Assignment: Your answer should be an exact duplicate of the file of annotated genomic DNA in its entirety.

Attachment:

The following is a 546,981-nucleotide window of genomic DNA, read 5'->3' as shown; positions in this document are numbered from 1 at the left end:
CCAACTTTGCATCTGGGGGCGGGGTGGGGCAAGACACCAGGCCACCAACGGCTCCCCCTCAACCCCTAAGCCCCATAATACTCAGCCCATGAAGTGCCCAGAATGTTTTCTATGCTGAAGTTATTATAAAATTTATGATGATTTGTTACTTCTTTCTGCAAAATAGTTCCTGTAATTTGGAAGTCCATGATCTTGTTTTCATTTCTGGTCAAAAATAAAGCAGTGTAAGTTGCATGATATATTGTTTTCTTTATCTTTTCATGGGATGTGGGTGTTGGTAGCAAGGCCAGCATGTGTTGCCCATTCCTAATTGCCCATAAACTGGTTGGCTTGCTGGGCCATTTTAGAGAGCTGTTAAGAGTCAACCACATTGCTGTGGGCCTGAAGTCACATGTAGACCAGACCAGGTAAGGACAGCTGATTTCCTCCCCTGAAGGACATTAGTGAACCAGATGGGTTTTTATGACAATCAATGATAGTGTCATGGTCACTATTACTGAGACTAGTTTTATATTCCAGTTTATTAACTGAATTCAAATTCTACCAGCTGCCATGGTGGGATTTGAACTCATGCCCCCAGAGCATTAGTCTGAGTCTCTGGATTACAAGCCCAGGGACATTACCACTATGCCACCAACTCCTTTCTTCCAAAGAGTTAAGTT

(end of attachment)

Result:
The following is a 546,981-nucleotide window of genomic DNA, read 5'->3' as shown; positions in this document are numbered from 1 at the left end:
CCAACTTTGCATCTGGGGGCGGGGTGGGGCAAGACACCAGGCCACCAACGGCTCCCCCTCAACCCCTAAGCCCCATAATACTCAGCCCATGAAGTGCCCAGAATGTTTTCTATGCTGAAGTTATTATAAAATTTATGATGATTTGTTACTTCTTTCTGCAAAATAGTTCCTGTAATTTGGAAGTCCATGATCTTGTTTTCATTTCTGGTCAAAAATAAAGCAGTGTAAGTTGCATGATATATTGTTTTCTTTATCTTTTCATGGGATGTGGGTGTTGGTAGCAAGGCCAGCATGTGTTGCCCATTCCTAATTGCCCATAAACTGGTTGGCTTGCTGGGCCATTTTAGAGAGCTGTTAAGAGTCAACCACATTGCTGTGGGCCTGAAGTCACATGTAGACCAGACCAGGTAAGGACAGCTGATTTCCTCCCCTGAAGGACATTAGTGAACCAGATGGGTTTTTATGACAATCAATGATAGTGTCATGGTCACTATTACTGAGACTAGTTTTATATTCCAGTTTATTAACTGAATTCAAATTCTACCAGCTGCCATGGTGGGATTTGAACTCATGCCCCCAGAGCATTAGTCTGAGTCTCTGGATTACAAGCCCAGGGACATTACCACTATGCCACCAACTCCTTTCTTCCAAAGAGTTAAGTT